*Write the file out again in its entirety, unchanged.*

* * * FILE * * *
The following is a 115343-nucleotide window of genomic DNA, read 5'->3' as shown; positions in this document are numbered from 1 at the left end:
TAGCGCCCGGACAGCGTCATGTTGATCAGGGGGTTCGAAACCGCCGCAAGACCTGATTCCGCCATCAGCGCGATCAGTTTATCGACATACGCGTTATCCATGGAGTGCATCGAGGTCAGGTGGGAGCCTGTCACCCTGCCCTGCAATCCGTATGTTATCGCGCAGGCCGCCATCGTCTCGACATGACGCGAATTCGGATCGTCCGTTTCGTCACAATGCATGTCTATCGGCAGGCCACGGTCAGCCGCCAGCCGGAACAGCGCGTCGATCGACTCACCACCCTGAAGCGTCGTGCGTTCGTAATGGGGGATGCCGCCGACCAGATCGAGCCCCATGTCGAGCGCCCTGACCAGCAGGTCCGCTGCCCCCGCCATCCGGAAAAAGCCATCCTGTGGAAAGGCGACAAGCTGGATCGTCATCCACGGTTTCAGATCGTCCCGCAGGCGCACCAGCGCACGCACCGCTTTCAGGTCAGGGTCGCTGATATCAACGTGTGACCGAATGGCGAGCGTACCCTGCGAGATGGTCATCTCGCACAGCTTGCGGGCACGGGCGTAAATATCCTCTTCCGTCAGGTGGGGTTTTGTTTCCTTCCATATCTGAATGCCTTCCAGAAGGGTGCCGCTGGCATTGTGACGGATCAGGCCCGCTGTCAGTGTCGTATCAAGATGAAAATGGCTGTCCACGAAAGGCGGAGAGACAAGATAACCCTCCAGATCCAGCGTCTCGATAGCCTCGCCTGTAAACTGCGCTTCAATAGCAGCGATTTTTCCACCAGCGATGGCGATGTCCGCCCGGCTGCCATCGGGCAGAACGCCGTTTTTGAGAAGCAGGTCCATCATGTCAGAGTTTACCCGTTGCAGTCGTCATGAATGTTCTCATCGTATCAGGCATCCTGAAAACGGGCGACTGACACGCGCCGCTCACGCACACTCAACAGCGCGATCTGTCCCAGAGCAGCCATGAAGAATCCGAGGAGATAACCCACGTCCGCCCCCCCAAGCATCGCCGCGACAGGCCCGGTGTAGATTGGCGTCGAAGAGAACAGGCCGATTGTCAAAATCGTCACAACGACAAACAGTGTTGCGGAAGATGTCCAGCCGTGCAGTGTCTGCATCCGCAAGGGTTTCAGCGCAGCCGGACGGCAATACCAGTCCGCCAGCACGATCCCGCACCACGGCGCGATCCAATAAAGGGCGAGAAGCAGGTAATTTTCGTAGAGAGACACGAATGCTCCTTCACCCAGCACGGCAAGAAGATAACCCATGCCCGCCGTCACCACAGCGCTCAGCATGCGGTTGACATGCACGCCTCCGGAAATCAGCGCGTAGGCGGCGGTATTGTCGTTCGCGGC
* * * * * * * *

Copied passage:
The following is a 115343-nucleotide window of genomic DNA, read 5'->3' as shown; positions in this document are numbered from 1 at the left end:
TAGCGCCCGGACAGCGTCATGTTGATCAGGGGGTTCGAAACCGCCGCAAGACCTGATTCCGCCATCAGCGCGATCAGTTTATCGACATACGCGTTATCCATGGAGTGCATCGAGGTCAGGTGGGAGCCTGTCACCCTGCCCTGCAATCCGTATGTTATCGCGCAGGCCGCCATCGTCTCGACATGACGCGAATTCGGATCGTCCGTTTCGTCACAATGCATGTCTATCGGCAGGCCACGGTCAGCCGCCAGCCGGAACAGCGCGTCGATCGACTCACCACCCTGAAGCGTCGTGCGTTCGTAATGGGGGATGCCGCCGACCAGATCGAGCCCCATGTCGAGCGCCCTGACCAGCAGGTCCGCTGCCCCCGCCATCCGGAAAAAGCCATCCTGTGGAAAGGCGACAAGCTGGATCGTCATCCACGGTTTCAGATCGTCCCGCAGGCGCACCAGCGCACGCACCGCTTTCAGGTCAGGGTCGCTGATATCAACGTGTGACCGAATGGCGAGCGTACCCTGCGAGATGGTCATCTCGCACAGCTTGCGGGCACGGGCGTAAATATCCTCTTCCGTCAGGTGGGGTTTTGTTTCCTTCCATATCTGAATGCCTTCCAGAAGGGTGCCGCTGGCATTGTGACGGATCAGGCCCGCTGTCAGTGTCGTATCAAGATGAAAATGGCTGTCCACGAAAGGCGGAGAGACAAGATAACCCTCCAGATCCAGCGTCTCGATAGCCTCGCCTGTAAACTGCGCTTCAATAGCAGCGATTTTTCCACCAGCGATGGCGATGTCCGCCCGGCTGCCATCGGGCAGAACGCCGTTTTTGAGAAGCAGGTCCATCATGTCAGAGTTTACCCGTTGCAGTCGTCATGAATGTTCTCATCGTATCAGGCATCCTGAAAACGGGCGACTGACACGCGCCGCTCACGCACACTCAACAGCGCGATCTGTCCCAGAGCAGCCATGAAGAATCCGAGGAGATAACCCACGTCCGCCCCCCCAAGCATCGCCGCGACAGGCCCGGTGTAGATTGGCGTCGAAGAGAACAGGCCGATTGTCAAAATCGTCACAACGACAAACAGTGTTGCGGAAGATGTCCAGCCGTGCAGTGTCTGCATCCGCAAGGGTTTCAGCGCAGCCGGACGGCAATACCAGTCCGCCAGCACGATCCCGCACCACGGCGCGATCCAATAAAGGGCGAGAAGCAGGTAATTTTCGTAGAGAGACACGAATGCTCCTTCACCCAGCACGGCAAGAAGATAACCCATGCCCGCCGTCACCACAGCGCTCAGCATGCGGTTGACATGCACGCCTCCGGAAATCAGCGCGTAGGCGGCGGTATTGTCGTTCGCGGC